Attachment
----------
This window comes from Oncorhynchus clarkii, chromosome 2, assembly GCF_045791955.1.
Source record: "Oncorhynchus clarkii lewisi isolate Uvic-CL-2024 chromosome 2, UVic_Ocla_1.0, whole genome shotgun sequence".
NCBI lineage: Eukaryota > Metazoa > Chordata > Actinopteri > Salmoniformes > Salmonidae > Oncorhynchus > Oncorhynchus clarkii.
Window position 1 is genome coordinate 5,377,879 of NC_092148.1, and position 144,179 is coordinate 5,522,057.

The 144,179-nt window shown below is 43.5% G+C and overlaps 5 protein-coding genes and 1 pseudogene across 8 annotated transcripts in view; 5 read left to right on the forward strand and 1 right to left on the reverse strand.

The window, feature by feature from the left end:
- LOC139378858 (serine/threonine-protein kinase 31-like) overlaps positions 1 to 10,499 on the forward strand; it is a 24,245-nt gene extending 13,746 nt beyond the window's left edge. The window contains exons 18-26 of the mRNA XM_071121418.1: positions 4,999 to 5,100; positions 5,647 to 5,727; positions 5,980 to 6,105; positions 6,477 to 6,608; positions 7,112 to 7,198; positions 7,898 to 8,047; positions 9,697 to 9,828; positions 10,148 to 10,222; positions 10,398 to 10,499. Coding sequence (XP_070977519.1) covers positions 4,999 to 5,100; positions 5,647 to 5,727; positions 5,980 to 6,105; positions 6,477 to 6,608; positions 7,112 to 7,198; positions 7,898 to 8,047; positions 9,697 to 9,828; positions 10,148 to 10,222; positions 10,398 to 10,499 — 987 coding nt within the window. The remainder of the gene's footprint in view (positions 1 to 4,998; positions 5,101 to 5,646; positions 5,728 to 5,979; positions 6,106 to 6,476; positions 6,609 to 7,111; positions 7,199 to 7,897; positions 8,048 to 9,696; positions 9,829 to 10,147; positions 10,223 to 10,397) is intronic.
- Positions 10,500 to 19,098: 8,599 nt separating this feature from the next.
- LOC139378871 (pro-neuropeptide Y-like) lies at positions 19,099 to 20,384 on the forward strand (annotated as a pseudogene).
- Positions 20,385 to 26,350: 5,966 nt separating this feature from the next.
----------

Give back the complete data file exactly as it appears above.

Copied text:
This window comes from Oncorhynchus clarkii, chromosome 2, assembly GCF_045791955.1.
Source record: "Oncorhynchus clarkii lewisi isolate Uvic-CL-2024 chromosome 2, UVic_Ocla_1.0, whole genome shotgun sequence".
NCBI lineage: Eukaryota > Metazoa > Chordata > Actinopteri > Salmoniformes > Salmonidae > Oncorhynchus > Oncorhynchus clarkii.
Window position 1 is genome coordinate 5,377,879 of NC_092148.1, and position 144,179 is coordinate 5,522,057.

The 144,179-nt window shown below is 43.5% G+C and overlaps 5 protein-coding genes and 1 pseudogene across 8 annotated transcripts in view; 5 read left to right on the forward strand and 1 right to left on the reverse strand.

The window, feature by feature from the left end:
- LOC139378858 (serine/threonine-protein kinase 31-like) overlaps positions 1 to 10,499 on the forward strand; it is a 24,245-nt gene extending 13,746 nt beyond the window's left edge. The window contains exons 18-26 of the mRNA XM_071121418.1: positions 4,999 to 5,100; positions 5,647 to 5,727; positions 5,980 to 6,105; positions 6,477 to 6,608; positions 7,112 to 7,198; positions 7,898 to 8,047; positions 9,697 to 9,828; positions 10,148 to 10,222; positions 10,398 to 10,499. Coding sequence (XP_070977519.1) covers positions 4,999 to 5,100; positions 5,647 to 5,727; positions 5,980 to 6,105; positions 6,477 to 6,608; positions 7,112 to 7,198; positions 7,898 to 8,047; positions 9,697 to 9,828; positions 10,148 to 10,222; positions 10,398 to 10,499 — 987 coding nt within the window. The remainder of the gene's footprint in view (positions 1 to 4,998; positions 5,101 to 5,646; positions 5,728 to 5,979; positions 6,106 to 6,476; positions 6,609 to 7,111; positions 7,199 to 7,897; positions 8,048 to 9,696; positions 9,829 to 10,147; positions 10,223 to 10,397) is intronic.
- Positions 10,500 to 19,098: 8,599 nt separating this feature from the next.
- LOC139378871 (pro-neuropeptide Y-like) lies at positions 19,099 to 20,384 on the forward strand (annotated as a pseudogene).
- Positions 20,385 to 26,350: 5,966 nt separating this feature from the next.